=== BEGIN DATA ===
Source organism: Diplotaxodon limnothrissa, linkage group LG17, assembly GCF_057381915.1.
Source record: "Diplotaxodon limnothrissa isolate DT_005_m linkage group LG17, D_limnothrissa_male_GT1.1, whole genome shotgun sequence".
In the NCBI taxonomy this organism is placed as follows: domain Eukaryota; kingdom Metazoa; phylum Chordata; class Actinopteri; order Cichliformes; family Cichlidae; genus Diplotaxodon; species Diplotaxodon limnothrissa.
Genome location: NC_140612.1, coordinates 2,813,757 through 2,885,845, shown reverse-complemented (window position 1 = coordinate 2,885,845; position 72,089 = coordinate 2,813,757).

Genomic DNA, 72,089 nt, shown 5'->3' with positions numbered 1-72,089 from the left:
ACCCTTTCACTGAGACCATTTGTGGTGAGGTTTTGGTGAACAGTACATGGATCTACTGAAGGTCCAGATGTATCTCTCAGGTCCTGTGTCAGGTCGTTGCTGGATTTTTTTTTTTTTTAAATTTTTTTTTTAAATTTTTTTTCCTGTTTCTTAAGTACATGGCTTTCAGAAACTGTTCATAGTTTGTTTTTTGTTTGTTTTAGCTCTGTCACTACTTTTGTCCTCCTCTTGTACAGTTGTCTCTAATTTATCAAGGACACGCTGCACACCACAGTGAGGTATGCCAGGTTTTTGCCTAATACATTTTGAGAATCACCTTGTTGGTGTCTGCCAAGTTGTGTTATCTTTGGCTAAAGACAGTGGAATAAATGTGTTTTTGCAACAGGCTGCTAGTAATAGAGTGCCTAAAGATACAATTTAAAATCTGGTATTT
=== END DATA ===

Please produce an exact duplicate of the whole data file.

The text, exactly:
Source organism: Diplotaxodon limnothrissa, linkage group LG17, assembly GCF_057381915.1.
Source record: "Diplotaxodon limnothrissa isolate DT_005_m linkage group LG17, D_limnothrissa_male_GT1.1, whole genome shotgun sequence".
In the NCBI taxonomy this organism is placed as follows: domain Eukaryota; kingdom Metazoa; phylum Chordata; class Actinopteri; order Cichliformes; family Cichlidae; genus Diplotaxodon; species Diplotaxodon limnothrissa.
Genome location: NC_140612.1, coordinates 2,813,757 through 2,885,845, shown reverse-complemented (window position 1 = coordinate 2,885,845; position 72,089 = coordinate 2,813,757).

Genomic DNA, 72,089 nt, shown 5'->3' with positions numbered 1-72,089 from the left:
ACCCTTTCACTGAGACCATTTGTGGTGAGGTTTTGGTGAACAGTACATGGATCTACTGAAGGTCCAGATGTATCTCTCAGGTCCTGTGTCAGGTCGTTGCTGGATTTTTTTTTTTTTTAAATTTTTTTTTTAAATTTTTTTTCCTGTTTCTTAAGTACATGGCTTTCAGAAACTGTTCATAGTTTGTTTTTTGTTTGTTTTAGCTCTGTCACTACTTTTGTCCTCCTCTTGTACAGTTGTCTCTAATTTATCAAGGACACGCTGCACACCACAGTGAGGTATGCCAGGTTTTTGCCTAATACATTTTGAGAATCACCTTGTTGGTGTCTGCCAAGTTGTGTTATCTTTGGCTAAAGACAGTGGAATAAATGTGTTTTTGCAACAGGCTGCTAGTAATAGAGTGCCTAAAGATACAATTTAAAATCTGGTATTT